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FILE — Festive decorations line the hallways of Selah High School on Friday, Jan. 15, 2021. After an extended closure, the students and staff of Selah High School were excited for small-group, in-person instruction to begin.

Voters in the Selah, East Valley and Granger school district boundaries will decide whether to approve levies in February’s special election.

The three school districts have placed education programs and operations levies — formerly referred to as maintenance and operations levies — on the ballot, which went in the mail to voters late last week.

The levies are used to fund programs beyond basic education, such as athletics, art and music, technology instruction and special education. Each measure proposes the renewal of a levy expiring at the end of the year. The new rates would take effect in 2022, if passed. Each measure requires a simple majority to pass, or 50% plus one.

Here’s what each district is asking voters to approve:

Selah’s levy

In Selah School District, voters will decide whether to approve a nearly $7.7 million two-year levy that would replace an expiring enrichment levy and be matched with a similar amount of state funds, together accounting for 12% of the district budget each year, according to the district.

The new levy is projected to cost property owners $1.55 per $1,000 assessed value — in line with the reduced rate the board certified with the County Assessor’s Office to be collected this year, which was below the dollar amount voters previously approved. That would mean a cost of about $465 per year for taxpayers with property valued at $300,000, for example.

The rate of a levy is based on assessed property value and the dollar amount voters approve, making it possible for it to change. The amount requested of voters is a collective $3.6 million in 2022 and $4 million in 2023, according to the county.

But Superintendent Shane Backlund said if the rate for either 2022 or 2023 is calculated above the $1.55 projection, “we will recommend to the board that we do the same thing we did for 2021 and certify at a lesser amount to stay true to the $1.55 projection.”

In a newsletter about the levy, the district said the current levy funds had been used during the COVID-19 pandemic to support technology services and devices that allowed for remote and hybrid instruction; imperative nursing services; professional development; and additional staffing to meet students various needs, among other things.

“Now, as students have begun to transition back-to-school for on-campus instruction, the need to prepare for and secure levy funding for the future is necessary,” the newsletter said.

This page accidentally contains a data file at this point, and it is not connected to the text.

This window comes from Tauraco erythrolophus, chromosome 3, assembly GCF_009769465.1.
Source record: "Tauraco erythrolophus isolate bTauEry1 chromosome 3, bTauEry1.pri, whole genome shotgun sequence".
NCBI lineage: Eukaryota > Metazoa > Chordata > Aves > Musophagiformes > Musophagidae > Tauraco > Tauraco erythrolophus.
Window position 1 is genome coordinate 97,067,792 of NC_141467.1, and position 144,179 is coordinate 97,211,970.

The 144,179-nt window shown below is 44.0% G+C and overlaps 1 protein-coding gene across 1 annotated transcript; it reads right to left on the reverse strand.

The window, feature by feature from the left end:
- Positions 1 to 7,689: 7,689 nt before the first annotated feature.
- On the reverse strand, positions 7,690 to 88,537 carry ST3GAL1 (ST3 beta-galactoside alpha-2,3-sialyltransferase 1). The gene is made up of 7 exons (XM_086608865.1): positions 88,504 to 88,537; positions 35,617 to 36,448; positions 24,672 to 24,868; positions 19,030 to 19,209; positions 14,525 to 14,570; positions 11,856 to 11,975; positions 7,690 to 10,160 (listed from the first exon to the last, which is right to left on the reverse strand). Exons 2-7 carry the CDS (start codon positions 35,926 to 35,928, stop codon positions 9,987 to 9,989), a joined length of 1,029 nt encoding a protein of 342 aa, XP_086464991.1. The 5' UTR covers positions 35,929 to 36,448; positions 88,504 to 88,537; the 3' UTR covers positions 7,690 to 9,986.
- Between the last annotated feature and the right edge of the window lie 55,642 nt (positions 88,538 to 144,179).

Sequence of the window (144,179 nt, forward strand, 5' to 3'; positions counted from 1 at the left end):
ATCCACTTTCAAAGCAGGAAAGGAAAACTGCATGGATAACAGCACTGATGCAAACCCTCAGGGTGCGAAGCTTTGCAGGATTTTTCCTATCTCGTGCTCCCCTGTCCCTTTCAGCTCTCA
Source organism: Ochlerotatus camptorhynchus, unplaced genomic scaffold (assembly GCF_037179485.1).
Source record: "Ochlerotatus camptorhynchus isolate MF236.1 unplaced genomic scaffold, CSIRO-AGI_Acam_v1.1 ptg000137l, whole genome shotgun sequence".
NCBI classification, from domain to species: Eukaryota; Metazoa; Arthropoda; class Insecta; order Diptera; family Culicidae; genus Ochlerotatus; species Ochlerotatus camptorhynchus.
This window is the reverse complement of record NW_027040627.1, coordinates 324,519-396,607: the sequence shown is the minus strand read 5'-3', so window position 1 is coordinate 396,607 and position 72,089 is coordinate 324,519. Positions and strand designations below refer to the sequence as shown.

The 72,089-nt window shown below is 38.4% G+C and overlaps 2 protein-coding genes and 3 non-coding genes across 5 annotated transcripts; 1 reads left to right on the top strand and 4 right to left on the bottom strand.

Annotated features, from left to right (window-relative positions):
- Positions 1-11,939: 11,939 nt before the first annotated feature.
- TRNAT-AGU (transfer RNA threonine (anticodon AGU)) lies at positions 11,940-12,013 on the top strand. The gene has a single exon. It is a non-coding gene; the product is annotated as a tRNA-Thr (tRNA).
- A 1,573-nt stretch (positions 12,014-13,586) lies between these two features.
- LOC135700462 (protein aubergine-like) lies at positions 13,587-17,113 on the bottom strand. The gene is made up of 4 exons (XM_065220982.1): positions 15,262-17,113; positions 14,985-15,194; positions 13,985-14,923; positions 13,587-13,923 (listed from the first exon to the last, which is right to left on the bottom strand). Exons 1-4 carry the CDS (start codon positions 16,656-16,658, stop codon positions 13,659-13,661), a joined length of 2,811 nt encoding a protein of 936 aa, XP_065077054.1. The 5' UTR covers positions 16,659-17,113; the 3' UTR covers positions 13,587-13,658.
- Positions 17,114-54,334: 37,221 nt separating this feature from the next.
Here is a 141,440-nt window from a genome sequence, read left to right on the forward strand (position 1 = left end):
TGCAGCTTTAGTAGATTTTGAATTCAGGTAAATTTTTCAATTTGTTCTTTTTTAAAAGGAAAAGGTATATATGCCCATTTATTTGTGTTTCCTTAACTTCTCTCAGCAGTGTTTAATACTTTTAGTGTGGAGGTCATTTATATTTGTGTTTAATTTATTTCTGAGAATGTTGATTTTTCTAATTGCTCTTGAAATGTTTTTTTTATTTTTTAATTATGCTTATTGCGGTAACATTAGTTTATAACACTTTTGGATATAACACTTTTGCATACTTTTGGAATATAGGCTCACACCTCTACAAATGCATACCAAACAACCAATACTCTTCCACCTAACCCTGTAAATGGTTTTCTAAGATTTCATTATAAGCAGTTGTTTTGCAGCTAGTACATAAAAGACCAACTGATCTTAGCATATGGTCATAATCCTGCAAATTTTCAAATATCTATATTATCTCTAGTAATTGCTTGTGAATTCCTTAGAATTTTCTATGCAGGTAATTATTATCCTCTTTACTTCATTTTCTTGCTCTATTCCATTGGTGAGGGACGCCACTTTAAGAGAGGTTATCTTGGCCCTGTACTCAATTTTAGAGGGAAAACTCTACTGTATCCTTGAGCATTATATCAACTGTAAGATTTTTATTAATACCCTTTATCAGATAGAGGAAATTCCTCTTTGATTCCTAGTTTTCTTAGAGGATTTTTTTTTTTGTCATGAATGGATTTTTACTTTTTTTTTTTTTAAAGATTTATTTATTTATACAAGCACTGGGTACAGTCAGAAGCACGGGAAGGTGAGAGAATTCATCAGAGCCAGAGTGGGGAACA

Without the funds, the district would see cuts to programming and support moving forward, it said.

East Valley’s levy

East Valley voters will weigh in on a $13.4 million three-year levy, to be matched by about $2 million in state funds.

The levy is projected to cost taxpayers between $1.97 and $1.95 per $1,000 property value — or a high of $591 a year for a property valued at $300,000. That’s the rate taxpayers saw in 2020, according to the district.

But that’s if property value in the area grows each year. The dollar amount the district is asking of voters each year — which, along with assessed value decides the actual rate — is set to increase: It would be about $4.16 million across all property owners in 2022; $4.5 million in 2023; and nearly $4.75 million in 2024, according to elections office figures.

“As the East Valley area grows, property taxes are spread across a wider tax base, which can result in lower taxes for individual homeowners,” the district says in a levy explainer on its website. But, it concedes, that’s not guaranteed.

The funds would provide “critical funding for student readiness, safety, health and security, enrichment and advanced places courses and extra-curricular activities — music, JROTC, arts, sports and other activities. It also funds early learning and social emotional support services and other unfunded mandates not funded by the state,” according to the district.

If the levy does not pass, the district would lose both the local levy funds and the state matching funds, and would have to reduce “essential enrichment programs currently offered for our students.”

Granger’s levy

Granger School District is also running a three-year levy at $2,285,000, to be matched with about $1.6 million in state funds.

Broken down by year, it ranges between $715,000 across all property owners and $810,000, election office figures show. The estimated rate of the levy is $1.64 per $1,000 property value — an anticipated $492 per year for a property valued at $300,000.

The district seeks to eliminate learning gaps among students and said the funds would contribute to district programs like transportation, mental health counseling, technology and curriculum, among other things, in a levy explainer on its website.

If the levy is not approved, it said, it would lose local and state matching dollars and eliminate or reduce essential enrichment programs.

Other details of note

Both East Valley and Granger school district websites said, “The district will only collect up to the amount approved by voters.” It is unclear if this is intended to refer to a cap on the levy rate as pitched to voters, rather than the dollar amount approved. District officials could not immediately be reached for comment.

Ballots are due by 8 p.m. Feb. 9 — the same time in-person voter registration closes. The deadline for registering or updating information online or by mail is Monday. Results will be certified Feb. 19.

Reach Janelle Retka at jretka@yakimaherald.com or on Twitter: @janelleretka